, or Haselnusskätzchenzweig
to give it its original title, is Biermann’s solemnly beautiful image of a hazelnut tree in its catkin stage of growth. Hazelnut trees produce yellow catkins in late winter and early spring, that carry the trees’ pollen. It was Biermann’s plant photographs that brought her into the public eye, when the German art historian and photographer Franz Roh published an article referencing them in late 1928. After that, Biermann’s work was shown in many of the major international photographic exhibitions of the late 1920s and early 1930s.
Date of work
Original: Photograph, gelatin silver print on paper 23.4 x 17.6 cm Tate. Purchased with funds provided by Pierre Brahm 2013. Image released under Creative Commons.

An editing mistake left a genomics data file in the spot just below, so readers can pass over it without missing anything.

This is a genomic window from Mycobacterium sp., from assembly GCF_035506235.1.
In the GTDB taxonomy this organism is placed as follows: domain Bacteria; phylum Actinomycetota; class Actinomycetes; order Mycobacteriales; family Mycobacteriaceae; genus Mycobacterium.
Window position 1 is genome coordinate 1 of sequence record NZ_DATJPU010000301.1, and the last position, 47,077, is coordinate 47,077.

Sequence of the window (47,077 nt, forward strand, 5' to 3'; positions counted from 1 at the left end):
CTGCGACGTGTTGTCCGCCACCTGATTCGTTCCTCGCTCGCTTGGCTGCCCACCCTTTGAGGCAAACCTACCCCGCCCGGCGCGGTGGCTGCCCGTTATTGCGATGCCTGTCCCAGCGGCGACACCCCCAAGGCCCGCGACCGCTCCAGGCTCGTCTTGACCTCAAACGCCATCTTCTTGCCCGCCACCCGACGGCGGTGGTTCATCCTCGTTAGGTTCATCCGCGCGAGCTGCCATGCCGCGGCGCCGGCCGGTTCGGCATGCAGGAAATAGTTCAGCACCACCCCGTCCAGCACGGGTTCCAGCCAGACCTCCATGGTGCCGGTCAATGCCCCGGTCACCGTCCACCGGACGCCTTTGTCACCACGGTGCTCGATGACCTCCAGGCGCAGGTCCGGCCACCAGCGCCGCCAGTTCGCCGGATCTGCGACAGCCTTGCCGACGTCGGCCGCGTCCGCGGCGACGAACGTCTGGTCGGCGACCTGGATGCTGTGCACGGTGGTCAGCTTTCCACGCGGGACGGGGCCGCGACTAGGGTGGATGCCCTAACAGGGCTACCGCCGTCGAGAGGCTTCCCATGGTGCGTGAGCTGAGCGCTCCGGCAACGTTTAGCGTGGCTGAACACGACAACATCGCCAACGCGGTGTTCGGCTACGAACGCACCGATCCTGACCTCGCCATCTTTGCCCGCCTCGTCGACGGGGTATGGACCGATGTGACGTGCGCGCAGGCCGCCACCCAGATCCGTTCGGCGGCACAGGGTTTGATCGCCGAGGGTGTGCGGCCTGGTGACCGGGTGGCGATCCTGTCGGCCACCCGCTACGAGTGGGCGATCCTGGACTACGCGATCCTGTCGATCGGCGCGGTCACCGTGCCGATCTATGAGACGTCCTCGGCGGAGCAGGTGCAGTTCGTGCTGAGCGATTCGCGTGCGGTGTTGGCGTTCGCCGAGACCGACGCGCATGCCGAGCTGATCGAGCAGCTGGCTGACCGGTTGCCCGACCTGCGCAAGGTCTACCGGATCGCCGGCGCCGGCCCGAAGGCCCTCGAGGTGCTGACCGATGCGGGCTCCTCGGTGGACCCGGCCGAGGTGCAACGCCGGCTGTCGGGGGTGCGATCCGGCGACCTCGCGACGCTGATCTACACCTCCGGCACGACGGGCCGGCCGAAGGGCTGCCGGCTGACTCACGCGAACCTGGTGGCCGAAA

Aenne Biermann (1898 – 1933), was a German photographer of Ashkenazi origin. A self-taught photographer, she became one of the major proponents of New Objectivity, a significant art movement that developed in the Weimar Republic, Germany in the 1920s. The majority of Biermann's photographs were shot between 1925 and her death in 1933, with her work becoming internationally renowned in the late 1920s, when it was part of every major exhibition of German photography. In honour of her important contribution to photography, the Aenne Biermann Prize for Contemporary German Photography was created in 1992, an annual award and one of the most important events of its kind in Germany. Several of her works are held in Tate’s collection.